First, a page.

E.g., 06/18/2024
E.g., 06/18/2024
International Program

International Program

Young women at a vocational education and training center in Morocco
Dana Smillie/World Bank

In the global race for talent, governments in Europe and beyond are exploring ways to attract workers with needed skills. At the same time, some lower- and middle-income countries are seeking to expand their nationals’ access to economic opportunities abroad. This policy brief examines employment- and skills-based mobility projects that seek to facilitate the movement of workers with in-demand skills, including their unique value-add and common challenges.

Young boy smiles out the window of a bus at a transit center in Ethiopia
IOM/Muse Mohammed

While human mobility globally has largely recovered from its pandemic-era drop, it is undergoing considerable change. The causes are diverse, from climate shocks and shifting economic conditions to conflict-induced displacement. This report explores how the scale and characteristics of cross-border movement are evolving post-pandemic, featuring case studies from different world regions.

Image of female worker at the Boqueria market in Barcelona making a crepe
Marcel Crozet/ILO

Spain and the United States both receive their greatest number of immigrants from Latin America, and have worked collaboratively together on displacement crises and other migration issues. As shared immigration challenges dominate debate on both sides of the Atlantic, Spain can serve as a vital bridge in the policy conversation, this commentary notes.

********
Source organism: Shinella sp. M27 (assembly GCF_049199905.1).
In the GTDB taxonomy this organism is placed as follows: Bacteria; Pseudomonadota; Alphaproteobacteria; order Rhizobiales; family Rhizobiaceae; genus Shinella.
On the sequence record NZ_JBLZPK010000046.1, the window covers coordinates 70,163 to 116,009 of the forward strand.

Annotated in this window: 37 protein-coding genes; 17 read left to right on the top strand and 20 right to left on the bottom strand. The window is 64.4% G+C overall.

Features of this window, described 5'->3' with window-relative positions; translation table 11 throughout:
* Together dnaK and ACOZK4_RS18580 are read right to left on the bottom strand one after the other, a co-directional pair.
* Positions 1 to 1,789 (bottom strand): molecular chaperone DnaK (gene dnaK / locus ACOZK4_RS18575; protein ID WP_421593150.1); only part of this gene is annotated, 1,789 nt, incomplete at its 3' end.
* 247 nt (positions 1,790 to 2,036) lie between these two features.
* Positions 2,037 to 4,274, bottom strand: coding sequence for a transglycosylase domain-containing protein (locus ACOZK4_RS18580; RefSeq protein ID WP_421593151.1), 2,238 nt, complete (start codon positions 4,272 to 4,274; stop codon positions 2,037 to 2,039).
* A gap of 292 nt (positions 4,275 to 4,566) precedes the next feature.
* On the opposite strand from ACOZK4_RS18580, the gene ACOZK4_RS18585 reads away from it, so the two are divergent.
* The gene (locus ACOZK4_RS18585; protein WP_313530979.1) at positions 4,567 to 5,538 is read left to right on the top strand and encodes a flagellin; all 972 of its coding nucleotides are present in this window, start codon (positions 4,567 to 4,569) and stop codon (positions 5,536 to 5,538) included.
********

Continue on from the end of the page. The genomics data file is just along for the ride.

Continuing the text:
Volunteer hands out food to migrant workers returning to their hometowns in Vietnam
IOM/Red Cross Vietnam

The COVID-19 pandemic both shocked the global mobility system and reaffirmed the centrality and resiliency of human mobility. Four years on, public and political attention to COVID-19’s unprecedented consequences for cross-border movement has waned. Yet if countries are to manage mobility more effectively in future public-health crises, this is an important moment for reflection and learning, as this issue brief explores.

A woman in Nigeria smiles while using her mobile phone
iStock.com/Wirestock

Remittances are a vital lifeline for migrants’ families around the world and an important source of revenue for many low- and middle-income countries, especially in times of crisis. As more people turn to digital financial technologies for these money transfers, this shift holds the potential to shake up the rigid remittance industry and boost development benefits. But it also brings new challenges, as this report explores.

Three refugee students at airport security check
© UNHCR/Alessandro Penso

Travel documents are critical facilitators of mobility. But for refugees, who cannot safely use a passport issued by their origin country, the lack of a usable travel document can shut them out of work, study, or other opportunities beyond their first country of asylum. This policy brief examines alternative documents that can facilitate refugees’ movement, key barriers to acquiring them, and strategies for overcoming these challenges.

Recent Activity

cover_climatechange
Reports
September 2011